The Massachusetts Institute of Technology doesn’t have to disclose names of professors and law enforcement agents when it releases documents related to the case of Aaron Swartz, who committed suicide while awaiting trial on charges of stealing electronic files.
U.S. District Judge Nathaniel Gorton said the names of the MIT professors and agents in documents to be produced for public viewing could be concealed to protect them from harm, according to a filing in Boston today.
“The estate’s interest in disclosing the identity of individuals named in the production, as it relates to enhancing the public’s understanding of the investigation and prosecution of Mr. Swartz, is substantially outweighed by the interest of the government and the victims in shielding their employees from potential retaliation,” Gorton said in his order.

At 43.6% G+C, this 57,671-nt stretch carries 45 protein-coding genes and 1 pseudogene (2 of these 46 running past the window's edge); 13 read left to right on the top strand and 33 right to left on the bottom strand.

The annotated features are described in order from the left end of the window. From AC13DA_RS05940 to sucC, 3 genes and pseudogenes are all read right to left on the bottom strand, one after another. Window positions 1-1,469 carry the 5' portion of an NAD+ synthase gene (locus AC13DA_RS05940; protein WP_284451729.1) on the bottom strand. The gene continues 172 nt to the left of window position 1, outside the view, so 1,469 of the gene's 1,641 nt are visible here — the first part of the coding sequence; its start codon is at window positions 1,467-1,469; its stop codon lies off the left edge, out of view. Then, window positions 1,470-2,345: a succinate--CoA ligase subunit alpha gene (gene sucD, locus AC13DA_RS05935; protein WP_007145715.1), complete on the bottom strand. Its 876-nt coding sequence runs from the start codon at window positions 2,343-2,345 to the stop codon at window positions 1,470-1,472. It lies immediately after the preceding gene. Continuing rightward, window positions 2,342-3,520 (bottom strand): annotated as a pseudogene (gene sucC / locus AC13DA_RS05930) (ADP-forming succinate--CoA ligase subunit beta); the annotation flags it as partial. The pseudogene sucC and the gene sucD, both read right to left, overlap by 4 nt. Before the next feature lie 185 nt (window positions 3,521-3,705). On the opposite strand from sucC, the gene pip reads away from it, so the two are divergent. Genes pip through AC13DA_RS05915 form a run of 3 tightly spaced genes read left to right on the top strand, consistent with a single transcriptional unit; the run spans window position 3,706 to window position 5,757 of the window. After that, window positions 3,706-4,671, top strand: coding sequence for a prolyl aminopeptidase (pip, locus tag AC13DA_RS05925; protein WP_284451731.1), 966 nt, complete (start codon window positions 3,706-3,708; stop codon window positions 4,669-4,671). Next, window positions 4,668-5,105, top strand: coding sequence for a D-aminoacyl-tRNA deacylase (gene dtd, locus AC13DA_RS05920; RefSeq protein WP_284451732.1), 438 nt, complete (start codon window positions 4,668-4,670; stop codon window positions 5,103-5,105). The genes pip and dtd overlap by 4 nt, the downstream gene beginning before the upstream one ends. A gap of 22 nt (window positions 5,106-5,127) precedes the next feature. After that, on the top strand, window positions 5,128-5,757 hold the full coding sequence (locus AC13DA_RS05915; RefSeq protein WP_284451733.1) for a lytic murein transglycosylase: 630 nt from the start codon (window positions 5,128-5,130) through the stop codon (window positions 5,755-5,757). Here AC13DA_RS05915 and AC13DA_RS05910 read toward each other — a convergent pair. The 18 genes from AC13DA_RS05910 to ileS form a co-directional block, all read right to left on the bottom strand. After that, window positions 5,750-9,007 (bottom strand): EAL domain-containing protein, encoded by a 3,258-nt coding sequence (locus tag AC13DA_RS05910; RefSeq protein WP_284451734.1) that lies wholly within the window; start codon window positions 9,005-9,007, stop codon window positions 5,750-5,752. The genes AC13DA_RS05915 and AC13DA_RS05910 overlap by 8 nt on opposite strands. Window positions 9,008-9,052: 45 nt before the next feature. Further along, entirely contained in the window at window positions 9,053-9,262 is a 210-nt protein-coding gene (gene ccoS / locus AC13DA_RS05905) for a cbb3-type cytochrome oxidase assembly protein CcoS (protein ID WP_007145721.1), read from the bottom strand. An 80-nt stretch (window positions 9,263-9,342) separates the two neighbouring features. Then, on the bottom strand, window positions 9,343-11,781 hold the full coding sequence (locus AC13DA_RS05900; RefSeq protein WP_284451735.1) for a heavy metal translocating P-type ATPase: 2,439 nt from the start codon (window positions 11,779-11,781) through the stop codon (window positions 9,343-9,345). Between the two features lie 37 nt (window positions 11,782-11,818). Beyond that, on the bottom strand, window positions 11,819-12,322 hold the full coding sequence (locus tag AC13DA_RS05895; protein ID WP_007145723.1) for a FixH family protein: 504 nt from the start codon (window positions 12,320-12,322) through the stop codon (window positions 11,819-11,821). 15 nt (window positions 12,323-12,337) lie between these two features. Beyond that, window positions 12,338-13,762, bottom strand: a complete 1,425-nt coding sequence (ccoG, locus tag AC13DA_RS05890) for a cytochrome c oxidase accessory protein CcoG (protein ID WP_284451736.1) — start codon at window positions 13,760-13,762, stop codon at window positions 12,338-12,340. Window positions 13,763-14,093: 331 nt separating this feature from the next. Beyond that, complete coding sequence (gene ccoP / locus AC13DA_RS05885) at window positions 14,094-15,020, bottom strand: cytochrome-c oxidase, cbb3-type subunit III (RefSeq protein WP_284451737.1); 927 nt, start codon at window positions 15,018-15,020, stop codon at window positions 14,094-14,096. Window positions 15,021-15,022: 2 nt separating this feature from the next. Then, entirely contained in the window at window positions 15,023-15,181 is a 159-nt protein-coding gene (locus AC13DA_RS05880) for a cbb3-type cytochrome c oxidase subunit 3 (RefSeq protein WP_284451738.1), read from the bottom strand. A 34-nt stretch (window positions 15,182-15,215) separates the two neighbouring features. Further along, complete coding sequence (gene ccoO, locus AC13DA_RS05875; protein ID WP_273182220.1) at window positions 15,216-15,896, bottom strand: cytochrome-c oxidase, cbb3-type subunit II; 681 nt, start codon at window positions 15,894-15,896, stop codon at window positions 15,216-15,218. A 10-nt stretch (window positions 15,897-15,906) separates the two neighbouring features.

Swartz was arrested in 2001 and charged with unlawfully entering MIT’s computer network and downloading more than 4 million articles and documents from journals and distributing them for free.
Facing a possible sentence of 30 years if convicted, the 26-year-old hanged himself in his Brooklyn apartment last year. His family blamed the university and U.S. prosecutors for his death and sought to have the documents released without omissions.
The criminal case was U.S. v. Swartz, 1:11-cr-10260, U.S. District Court, District of Massachusetts (Boston).
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